Carlos Watson, the founder of the troubled startup Ozy Media, has been detained on suspicion of federal fraud.
Days earlier, Samir Rao, a former executive of the company, had pleaded guilty to various fraud-related charges.
A New York Times investigation revealed that Mr. Rao had attempted to defraud investors by pretending to be a YouTube executive, leading to the closure of Ozy Media in 2021.
Authorities in the federal government claim that Mr. Watson "directed a scheme to defraud investors" of millions of dollars.
Investigations into the company have also been opened by the Securities and Exchange Commission and US justice departments.
Mr. Watson, a previous Goldman Sachs banker and MSNBC host, established Ozy Media in California in 2013. The company created left-leaning podcasts, TV shows, events, and profiles of upcoming artists and fashion trends.
In 2020, it was worth $159 million (£132 million).
However, according to federal court documents submitted this week, despite knowing that Ozy Media was "drowning in debt," Mr. Watson misled investors about the company's revenue and falsely claimed that high-profile companies and celebrities had made investments.
The rock star Ozzy Osbourne's wife, Sharon Osborne, has accused Mr Watson of making false claims that the couple had invested in the company, telling CNBC in 2021 that "this guy is the biggest shyster I have ever seen in my life.".
According to the Wall Street Journal, Mr. Watson was arrested on Thursday and will soon be charged with conspiring to commit securities fraud and conspiring to commit wire fraud in federal court in Brooklyn, New York.
The BBC has contacted his attorney for a response.
As Goldman Sachs was considering an investment, Mr. Rao pretended to be an executive from YouTube during a call with the bank, bragging about YouTube's successful partnership with Ozy. This is when Ozy Media's demise started, according to a New York Times report.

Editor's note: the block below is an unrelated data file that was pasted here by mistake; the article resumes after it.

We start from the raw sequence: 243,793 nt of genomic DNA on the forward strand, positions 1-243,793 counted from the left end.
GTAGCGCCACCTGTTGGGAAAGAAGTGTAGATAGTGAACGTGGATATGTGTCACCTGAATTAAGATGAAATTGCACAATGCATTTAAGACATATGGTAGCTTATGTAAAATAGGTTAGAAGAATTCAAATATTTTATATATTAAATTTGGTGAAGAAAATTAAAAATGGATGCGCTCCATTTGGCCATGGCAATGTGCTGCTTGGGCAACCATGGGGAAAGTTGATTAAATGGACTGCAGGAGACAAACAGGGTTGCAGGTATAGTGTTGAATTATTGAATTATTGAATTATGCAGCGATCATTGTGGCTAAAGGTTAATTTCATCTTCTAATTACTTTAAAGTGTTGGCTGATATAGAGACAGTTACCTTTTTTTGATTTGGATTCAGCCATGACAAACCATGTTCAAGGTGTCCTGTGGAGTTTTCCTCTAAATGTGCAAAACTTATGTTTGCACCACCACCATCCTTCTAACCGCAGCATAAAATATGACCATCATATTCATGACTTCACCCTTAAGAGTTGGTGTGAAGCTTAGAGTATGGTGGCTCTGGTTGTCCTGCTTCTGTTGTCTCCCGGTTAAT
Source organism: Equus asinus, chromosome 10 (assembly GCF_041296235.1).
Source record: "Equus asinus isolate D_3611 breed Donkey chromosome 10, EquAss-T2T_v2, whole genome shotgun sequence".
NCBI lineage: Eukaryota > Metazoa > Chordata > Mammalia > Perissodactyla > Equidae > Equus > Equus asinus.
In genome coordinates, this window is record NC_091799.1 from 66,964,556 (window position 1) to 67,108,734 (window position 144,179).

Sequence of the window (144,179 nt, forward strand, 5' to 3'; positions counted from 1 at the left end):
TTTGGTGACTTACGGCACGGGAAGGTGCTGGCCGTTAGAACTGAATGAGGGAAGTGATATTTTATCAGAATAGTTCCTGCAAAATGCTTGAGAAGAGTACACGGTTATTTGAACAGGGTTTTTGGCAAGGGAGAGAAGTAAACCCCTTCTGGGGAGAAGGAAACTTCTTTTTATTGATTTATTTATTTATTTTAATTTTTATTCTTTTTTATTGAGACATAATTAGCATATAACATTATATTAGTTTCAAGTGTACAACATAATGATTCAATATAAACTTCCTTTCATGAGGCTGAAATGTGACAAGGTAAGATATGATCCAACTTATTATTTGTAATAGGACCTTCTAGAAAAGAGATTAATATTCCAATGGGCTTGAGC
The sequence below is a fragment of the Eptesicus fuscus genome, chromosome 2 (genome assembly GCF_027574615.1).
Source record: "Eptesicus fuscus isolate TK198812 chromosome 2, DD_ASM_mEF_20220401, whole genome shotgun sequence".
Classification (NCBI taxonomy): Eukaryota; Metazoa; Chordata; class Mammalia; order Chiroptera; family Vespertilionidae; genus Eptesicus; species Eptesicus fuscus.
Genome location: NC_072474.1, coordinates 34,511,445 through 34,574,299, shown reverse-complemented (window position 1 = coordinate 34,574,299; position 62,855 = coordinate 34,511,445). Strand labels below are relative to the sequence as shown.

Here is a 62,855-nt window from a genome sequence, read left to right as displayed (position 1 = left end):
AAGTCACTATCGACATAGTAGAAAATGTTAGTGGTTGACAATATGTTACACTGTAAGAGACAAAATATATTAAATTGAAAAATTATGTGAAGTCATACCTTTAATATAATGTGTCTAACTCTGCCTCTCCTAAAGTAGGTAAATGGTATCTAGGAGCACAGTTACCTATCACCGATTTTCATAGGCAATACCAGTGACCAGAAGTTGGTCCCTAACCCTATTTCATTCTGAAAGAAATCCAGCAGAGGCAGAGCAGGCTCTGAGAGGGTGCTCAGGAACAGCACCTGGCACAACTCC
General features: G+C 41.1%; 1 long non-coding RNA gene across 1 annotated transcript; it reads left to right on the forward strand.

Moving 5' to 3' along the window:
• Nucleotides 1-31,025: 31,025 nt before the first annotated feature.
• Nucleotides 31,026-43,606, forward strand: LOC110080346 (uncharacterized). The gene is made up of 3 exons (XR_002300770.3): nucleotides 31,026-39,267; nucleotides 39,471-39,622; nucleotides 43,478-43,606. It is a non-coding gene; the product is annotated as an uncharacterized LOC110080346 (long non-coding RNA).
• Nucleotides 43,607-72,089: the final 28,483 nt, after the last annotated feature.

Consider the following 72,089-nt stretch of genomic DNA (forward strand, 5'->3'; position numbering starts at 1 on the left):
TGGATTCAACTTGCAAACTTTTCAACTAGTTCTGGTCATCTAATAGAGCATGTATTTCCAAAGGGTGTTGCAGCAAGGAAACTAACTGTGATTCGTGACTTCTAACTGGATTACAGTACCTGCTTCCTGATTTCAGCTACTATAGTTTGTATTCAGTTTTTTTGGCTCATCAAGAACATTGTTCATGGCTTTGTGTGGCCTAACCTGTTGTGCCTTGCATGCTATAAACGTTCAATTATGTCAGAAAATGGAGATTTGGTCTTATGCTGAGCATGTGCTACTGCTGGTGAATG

While acknowledging that the incident did indeed occur, Mr. Watson asserted that Mr. Rao's mental health issues were to blame. The fact that Goldman Sachs ultimately decided against investing, he continued, did not result in any harm.
In court documents filed this week, prosecutors claim that Mr. Watson was present during the call and was "texting Rao directions of what to say," despite his prior denials to the media.
When confronted with inquiries from investors, Mr. Watson and Mr. Rao allegedly impersonated executives of media companies "on multiple occasions" to conceal earlier false statements, according to the prosecution.
On Tuesday, Mr. Rao entered a plea of guilty to charges of securities fraud conspiracy, wire fraud conspiracy, and identity theft. He also told the judge that he had inflated the company's finances and given investors false information.
According to federal court documents, Suzee Han, the former chief of staff for the company, has also admitted guilt to securities fraud conspiracy and wire fraud conspiracy.